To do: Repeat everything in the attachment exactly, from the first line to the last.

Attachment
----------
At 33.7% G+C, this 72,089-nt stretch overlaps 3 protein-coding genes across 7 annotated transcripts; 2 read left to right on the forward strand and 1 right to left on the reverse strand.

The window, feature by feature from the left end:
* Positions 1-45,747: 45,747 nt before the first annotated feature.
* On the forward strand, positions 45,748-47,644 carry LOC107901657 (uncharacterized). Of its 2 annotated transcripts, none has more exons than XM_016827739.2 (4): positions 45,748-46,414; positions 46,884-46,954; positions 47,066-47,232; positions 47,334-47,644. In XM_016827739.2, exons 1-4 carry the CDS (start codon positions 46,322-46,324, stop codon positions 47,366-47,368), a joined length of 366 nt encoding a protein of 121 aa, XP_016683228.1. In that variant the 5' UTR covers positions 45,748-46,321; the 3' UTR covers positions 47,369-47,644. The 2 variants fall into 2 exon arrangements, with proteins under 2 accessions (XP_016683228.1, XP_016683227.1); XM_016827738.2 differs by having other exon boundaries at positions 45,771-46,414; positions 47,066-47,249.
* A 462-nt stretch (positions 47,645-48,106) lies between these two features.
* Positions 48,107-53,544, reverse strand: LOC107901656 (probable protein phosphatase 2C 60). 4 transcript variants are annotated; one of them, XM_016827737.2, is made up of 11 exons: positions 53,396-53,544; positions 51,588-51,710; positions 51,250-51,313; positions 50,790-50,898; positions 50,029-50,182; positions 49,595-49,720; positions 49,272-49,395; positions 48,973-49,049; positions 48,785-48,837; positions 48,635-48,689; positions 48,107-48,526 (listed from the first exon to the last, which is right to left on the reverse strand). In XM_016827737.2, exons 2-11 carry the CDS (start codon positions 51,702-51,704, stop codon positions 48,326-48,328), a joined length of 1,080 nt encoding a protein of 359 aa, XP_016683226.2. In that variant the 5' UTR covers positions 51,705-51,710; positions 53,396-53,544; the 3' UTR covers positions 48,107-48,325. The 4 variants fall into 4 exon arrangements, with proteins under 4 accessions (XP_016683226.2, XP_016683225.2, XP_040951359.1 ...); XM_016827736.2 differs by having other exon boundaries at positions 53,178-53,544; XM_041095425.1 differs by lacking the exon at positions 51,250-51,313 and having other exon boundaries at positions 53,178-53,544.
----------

At 33.7% G+C, this 72,089-nt stretch overlaps 3 protein-coding genes across 7 annotated transcripts; 2 read left to right on the forward strand and 1 right to left on the reverse strand.

The window, feature by feature from the left end:
* Positions 1-45,747: 45,747 nt before the first annotated feature.
* On the forward strand, positions 45,748-47,644 carry LOC107901657 (uncharacterized). Of its 2 annotated transcripts, none has more exons than XM_016827739.2 (4): positions 45,748-46,414; positions 46,884-46,954; positions 47,066-47,232; positions 47,334-47,644. In XM_016827739.2, exons 1-4 carry the CDS (start codon positions 46,322-46,324, stop codon positions 47,366-47,368), a joined length of 366 nt encoding a protein of 121 aa, XP_016683228.1. In that variant the 5' UTR covers positions 45,748-46,321; the 3' UTR covers positions 47,369-47,644. The 2 variants fall into 2 exon arrangements, with proteins under 2 accessions (XP_016683228.1, XP_016683227.1); XM_016827738.2 differs by having other exon boundaries at positions 45,771-46,414; positions 47,066-47,249.
* A 462-nt stretch (positions 47,645-48,106) lies between these two features.
* Positions 48,107-53,544, reverse strand: LOC107901656 (probable protein phosphatase 2C 60). 4 transcript variants are annotated; one of them, XM_016827737.2, is made up of 11 exons: positions 53,396-53,544; positions 51,588-51,710; positions 51,250-51,313; positions 50,790-50,898; positions 50,029-50,182; positions 49,595-49,720; positions 49,272-49,395; positions 48,973-49,049; positions 48,785-48,837; positions 48,635-48,689; positions 48,107-48,526 (listed from the first exon to the last, which is right to left on the reverse strand). In XM_016827737.2, exons 2-11 carry the CDS (start codon positions 51,702-51,704, stop codon positions 48,326-48,328), a joined length of 1,080 nt encoding a protein of 359 aa, XP_016683226.2. In that variant the 5' UTR covers positions 51,705-51,710; positions 53,396-53,544; the 3' UTR covers positions 48,107-48,325. The 4 variants fall into 4 exon arrangements, with proteins under 4 accessions (XP_016683226.2, XP_016683225.2, XP_040951359.1 ...); XM_016827736.2 differs by having other exon boundaries at positions 53,178-53,544; XM_041095425.1 differs by lacking the exon at positions 51,250-51,313 and having other exon boundaries at positions 53,178-53,544.